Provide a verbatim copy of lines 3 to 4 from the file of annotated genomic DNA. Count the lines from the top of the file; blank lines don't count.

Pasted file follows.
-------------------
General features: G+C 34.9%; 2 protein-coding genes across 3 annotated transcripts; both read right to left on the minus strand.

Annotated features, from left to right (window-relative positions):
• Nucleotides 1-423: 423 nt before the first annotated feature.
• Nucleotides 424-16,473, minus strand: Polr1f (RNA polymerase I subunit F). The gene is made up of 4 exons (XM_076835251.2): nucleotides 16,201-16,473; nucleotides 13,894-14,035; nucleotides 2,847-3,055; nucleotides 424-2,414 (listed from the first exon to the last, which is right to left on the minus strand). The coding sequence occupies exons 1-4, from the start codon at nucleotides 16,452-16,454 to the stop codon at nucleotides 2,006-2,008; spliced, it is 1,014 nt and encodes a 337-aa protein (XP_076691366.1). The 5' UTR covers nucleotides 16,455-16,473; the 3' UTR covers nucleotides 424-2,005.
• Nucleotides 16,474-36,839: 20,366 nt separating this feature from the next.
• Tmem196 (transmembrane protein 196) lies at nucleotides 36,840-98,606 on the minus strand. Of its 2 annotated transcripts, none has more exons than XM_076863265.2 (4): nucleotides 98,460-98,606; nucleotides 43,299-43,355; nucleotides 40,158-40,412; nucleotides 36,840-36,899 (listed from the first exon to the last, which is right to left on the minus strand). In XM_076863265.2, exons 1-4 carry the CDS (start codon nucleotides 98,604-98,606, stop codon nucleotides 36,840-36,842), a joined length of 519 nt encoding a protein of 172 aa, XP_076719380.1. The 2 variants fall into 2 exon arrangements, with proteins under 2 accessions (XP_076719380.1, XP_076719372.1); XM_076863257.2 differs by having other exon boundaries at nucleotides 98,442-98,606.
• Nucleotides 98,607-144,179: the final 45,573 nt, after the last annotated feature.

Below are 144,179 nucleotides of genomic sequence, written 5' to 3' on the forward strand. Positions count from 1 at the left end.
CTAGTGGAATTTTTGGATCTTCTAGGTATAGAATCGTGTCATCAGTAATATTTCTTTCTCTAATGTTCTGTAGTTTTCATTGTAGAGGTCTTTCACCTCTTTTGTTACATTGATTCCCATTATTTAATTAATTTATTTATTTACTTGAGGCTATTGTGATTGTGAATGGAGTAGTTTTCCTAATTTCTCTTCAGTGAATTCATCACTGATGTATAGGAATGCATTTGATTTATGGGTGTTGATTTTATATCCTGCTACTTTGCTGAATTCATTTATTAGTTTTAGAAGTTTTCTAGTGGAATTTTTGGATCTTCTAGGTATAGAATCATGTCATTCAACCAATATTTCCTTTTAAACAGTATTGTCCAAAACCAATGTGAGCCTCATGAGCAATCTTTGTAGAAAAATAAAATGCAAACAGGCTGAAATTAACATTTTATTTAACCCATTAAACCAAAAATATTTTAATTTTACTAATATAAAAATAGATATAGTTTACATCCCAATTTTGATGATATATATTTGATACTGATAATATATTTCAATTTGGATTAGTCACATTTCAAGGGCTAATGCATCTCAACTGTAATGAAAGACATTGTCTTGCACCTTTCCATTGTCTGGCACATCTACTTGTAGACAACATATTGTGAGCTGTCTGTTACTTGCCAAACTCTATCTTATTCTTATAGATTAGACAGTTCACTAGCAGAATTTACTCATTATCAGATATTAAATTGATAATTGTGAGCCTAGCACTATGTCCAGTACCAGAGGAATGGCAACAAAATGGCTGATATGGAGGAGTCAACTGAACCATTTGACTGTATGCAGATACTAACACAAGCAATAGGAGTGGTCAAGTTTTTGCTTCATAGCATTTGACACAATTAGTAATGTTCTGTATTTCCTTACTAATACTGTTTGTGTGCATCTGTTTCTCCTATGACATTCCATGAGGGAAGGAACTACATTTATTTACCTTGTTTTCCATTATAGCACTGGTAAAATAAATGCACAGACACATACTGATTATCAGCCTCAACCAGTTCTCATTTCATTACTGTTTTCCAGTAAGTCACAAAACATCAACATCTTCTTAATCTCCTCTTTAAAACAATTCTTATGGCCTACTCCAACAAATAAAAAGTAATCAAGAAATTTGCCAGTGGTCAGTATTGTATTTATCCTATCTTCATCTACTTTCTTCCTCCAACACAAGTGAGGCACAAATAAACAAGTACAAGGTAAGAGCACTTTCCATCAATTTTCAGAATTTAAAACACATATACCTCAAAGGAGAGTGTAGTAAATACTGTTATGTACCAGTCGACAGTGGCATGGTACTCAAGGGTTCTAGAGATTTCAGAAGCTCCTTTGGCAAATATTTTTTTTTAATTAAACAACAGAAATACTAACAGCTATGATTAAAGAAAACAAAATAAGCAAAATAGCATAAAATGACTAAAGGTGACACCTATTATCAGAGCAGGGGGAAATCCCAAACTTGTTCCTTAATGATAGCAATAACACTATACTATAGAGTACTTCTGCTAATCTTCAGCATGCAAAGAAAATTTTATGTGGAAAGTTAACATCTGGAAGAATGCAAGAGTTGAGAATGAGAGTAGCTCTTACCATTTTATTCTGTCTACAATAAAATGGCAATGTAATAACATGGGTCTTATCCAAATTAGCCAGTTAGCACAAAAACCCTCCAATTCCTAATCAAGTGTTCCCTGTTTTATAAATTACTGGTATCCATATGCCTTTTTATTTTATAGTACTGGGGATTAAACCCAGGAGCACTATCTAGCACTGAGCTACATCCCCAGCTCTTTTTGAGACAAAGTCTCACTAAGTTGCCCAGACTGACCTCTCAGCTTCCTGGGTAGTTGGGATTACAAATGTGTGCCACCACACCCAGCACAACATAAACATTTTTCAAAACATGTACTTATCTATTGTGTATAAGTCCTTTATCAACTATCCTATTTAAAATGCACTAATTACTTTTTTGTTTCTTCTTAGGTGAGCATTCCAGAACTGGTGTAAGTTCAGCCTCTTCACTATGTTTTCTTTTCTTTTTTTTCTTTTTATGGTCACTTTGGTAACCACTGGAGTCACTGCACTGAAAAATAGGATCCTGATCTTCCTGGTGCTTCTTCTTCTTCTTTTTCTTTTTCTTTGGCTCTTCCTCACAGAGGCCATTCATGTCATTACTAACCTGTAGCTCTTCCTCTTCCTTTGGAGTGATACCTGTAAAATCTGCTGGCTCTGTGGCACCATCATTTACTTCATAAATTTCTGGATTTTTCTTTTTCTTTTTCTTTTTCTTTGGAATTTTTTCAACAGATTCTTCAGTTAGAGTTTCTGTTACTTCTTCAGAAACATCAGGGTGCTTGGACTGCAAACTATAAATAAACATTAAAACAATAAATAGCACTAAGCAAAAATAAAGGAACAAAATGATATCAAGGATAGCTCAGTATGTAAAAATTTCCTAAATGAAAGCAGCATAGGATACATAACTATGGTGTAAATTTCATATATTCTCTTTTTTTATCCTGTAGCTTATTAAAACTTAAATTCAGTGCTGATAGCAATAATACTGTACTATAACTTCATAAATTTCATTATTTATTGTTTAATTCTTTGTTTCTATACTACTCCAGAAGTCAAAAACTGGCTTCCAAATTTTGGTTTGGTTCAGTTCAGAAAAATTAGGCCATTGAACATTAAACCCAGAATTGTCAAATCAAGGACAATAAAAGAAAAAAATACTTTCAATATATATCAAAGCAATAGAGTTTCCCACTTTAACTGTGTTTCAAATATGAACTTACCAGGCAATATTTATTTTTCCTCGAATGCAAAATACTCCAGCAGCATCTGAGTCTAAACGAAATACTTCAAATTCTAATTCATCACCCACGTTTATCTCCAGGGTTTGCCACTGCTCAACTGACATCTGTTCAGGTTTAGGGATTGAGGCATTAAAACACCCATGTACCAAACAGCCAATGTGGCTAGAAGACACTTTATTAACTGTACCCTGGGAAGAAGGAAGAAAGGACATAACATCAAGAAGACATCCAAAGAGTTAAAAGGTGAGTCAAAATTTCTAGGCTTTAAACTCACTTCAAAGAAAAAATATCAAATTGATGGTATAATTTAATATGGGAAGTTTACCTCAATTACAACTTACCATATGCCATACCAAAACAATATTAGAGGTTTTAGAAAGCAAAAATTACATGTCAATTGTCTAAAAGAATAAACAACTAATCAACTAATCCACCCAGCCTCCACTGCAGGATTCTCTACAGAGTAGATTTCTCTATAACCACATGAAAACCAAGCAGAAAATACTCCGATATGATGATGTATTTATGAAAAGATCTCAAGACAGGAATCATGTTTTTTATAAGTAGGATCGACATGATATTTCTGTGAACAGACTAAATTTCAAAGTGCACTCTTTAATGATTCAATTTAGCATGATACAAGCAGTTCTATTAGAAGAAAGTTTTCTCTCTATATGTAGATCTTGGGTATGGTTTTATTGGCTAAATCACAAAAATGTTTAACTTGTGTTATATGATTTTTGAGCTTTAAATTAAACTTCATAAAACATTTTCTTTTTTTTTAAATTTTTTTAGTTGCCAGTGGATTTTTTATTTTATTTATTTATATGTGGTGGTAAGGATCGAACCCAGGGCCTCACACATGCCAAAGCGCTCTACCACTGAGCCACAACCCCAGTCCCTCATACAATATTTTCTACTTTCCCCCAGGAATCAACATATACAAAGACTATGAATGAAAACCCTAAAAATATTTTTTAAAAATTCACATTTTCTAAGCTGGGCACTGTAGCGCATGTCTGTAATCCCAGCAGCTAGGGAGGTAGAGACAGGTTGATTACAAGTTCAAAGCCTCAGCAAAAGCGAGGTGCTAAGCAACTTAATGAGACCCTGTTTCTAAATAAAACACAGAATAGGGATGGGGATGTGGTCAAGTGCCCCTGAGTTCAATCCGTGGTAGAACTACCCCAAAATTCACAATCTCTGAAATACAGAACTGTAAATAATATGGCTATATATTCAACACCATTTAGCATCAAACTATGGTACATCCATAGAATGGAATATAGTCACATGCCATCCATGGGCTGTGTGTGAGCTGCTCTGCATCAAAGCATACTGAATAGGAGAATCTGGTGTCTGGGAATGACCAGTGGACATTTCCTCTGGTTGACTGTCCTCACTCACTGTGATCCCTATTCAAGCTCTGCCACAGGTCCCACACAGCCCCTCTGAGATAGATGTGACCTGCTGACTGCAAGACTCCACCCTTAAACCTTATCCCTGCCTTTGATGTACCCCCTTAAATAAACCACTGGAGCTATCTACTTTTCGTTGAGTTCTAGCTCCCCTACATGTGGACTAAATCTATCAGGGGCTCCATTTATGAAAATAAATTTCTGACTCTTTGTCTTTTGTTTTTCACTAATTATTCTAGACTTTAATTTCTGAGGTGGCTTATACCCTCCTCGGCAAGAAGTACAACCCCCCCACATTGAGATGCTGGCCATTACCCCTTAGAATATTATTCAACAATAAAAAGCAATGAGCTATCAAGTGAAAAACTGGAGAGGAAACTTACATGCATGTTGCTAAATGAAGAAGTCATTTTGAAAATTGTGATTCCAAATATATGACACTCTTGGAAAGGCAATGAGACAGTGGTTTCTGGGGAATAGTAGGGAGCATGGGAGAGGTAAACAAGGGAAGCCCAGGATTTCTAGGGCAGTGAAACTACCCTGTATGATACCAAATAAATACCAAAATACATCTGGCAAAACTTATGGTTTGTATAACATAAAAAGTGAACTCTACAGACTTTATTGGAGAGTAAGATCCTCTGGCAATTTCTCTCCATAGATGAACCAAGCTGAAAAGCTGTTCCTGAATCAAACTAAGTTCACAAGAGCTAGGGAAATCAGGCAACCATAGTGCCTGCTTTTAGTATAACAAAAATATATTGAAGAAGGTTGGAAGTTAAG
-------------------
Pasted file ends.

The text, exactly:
• Nucleotides 1-423: 423 nt before the first annotated feature.
• Nucleotides 424-16,473, minus strand: Polr1f (RNA polymerase I subunit F). The gene is made up of 4 exons (XM_076835251.2): nucleotides 16,201-16,473; nucleotides 13,894-14,035; nucleotides 2,847-3,055; nucleotides 424-2,414 (listed from the first exon to the last, which is right to left on the minus strand). The coding sequence occupies exons 1-4, from the start codon at nucleotides 16,452-16,454 to the stop codon at nucleotides 2,006-2,008; spliced, it is 1,014 nt and encodes a 337-aa protein (XP_076691366.1). The 5' UTR covers nucleotides 16,455-16,473; the 3' UTR covers nucleotides 424-2,005.